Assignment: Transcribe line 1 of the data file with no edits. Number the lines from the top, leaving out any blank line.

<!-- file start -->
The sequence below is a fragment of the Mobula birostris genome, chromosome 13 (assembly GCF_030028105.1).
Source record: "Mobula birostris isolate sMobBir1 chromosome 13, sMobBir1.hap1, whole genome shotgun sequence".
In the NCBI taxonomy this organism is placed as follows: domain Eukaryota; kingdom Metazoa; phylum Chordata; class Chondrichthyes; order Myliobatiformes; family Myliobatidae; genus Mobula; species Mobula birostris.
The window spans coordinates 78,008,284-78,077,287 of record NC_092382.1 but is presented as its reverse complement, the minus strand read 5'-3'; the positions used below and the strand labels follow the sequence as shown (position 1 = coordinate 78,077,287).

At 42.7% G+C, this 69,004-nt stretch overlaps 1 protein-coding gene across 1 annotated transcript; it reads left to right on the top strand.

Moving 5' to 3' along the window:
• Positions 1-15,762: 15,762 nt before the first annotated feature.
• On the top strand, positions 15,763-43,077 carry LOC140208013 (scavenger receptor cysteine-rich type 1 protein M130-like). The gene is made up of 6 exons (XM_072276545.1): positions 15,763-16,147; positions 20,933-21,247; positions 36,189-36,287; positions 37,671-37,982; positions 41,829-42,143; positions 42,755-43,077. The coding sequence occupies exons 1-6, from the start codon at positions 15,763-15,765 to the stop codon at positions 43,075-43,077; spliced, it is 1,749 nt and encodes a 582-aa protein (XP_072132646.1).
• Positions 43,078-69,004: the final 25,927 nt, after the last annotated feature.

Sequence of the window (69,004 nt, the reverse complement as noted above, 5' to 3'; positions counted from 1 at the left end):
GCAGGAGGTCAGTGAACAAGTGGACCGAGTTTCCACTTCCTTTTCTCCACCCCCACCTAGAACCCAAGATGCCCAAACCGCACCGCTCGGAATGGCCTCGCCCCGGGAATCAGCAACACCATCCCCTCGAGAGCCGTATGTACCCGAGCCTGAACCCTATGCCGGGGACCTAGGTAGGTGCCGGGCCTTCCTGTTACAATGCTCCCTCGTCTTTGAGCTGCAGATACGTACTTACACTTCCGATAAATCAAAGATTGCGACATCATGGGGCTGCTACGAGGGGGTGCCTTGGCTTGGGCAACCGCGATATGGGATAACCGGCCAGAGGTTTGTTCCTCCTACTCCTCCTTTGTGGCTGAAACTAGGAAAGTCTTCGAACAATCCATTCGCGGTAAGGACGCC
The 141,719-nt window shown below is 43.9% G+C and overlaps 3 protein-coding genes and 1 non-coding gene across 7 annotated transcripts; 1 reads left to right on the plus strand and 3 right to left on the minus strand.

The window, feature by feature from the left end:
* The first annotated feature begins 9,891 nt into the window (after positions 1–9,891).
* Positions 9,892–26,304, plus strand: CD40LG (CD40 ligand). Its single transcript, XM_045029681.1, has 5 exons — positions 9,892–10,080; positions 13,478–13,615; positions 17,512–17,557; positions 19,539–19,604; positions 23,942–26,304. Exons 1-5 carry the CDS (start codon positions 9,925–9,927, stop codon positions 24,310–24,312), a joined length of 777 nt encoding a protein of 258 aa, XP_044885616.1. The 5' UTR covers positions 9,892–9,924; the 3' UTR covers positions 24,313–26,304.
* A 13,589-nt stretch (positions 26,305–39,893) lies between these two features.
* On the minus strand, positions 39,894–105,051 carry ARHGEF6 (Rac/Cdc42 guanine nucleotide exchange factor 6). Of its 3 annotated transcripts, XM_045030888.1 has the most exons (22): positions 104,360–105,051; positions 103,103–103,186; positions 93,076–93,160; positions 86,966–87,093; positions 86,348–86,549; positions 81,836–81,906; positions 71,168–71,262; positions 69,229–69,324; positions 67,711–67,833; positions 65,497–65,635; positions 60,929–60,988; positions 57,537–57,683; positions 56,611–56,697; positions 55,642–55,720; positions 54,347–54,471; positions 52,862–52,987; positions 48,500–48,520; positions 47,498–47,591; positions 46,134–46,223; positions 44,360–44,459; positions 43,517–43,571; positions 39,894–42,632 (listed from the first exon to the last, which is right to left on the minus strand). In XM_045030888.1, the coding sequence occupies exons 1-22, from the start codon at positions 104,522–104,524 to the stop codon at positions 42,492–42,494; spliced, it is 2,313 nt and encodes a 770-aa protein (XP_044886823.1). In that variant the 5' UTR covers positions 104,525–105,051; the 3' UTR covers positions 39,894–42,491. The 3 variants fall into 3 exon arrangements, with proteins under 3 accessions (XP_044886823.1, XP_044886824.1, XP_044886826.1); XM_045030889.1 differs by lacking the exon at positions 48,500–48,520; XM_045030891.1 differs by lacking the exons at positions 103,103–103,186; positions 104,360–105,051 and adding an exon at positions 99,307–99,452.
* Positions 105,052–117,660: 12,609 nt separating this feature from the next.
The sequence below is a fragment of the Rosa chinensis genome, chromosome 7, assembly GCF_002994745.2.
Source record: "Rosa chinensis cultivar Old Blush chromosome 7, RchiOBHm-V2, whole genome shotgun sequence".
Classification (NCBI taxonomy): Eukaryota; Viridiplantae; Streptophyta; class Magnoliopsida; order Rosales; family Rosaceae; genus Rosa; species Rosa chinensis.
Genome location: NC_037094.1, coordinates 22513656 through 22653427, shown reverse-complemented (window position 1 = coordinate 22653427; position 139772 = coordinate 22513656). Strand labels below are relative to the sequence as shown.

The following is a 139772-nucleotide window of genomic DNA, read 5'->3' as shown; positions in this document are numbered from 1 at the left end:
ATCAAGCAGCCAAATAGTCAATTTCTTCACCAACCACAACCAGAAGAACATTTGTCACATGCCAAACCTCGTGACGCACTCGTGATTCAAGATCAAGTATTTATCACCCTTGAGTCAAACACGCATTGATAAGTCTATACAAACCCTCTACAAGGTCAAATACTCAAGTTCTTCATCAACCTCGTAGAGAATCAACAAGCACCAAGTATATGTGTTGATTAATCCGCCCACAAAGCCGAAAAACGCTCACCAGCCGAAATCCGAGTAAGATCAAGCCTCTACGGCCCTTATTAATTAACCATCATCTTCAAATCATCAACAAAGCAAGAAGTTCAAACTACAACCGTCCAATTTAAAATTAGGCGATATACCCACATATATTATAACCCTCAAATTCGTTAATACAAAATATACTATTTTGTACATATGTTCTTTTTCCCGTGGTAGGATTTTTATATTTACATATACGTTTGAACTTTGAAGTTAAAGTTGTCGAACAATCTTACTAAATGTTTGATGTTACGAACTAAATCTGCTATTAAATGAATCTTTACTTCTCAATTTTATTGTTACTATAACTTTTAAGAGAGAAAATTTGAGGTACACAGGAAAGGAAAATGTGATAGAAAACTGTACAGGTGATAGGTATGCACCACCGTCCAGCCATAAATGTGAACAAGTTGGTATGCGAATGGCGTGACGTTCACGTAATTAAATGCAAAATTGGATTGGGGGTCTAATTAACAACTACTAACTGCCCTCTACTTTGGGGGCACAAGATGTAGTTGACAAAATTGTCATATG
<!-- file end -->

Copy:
The sequence below is a fragment of the Mobula birostris genome, chromosome 13 (assembly GCF_030028105.1).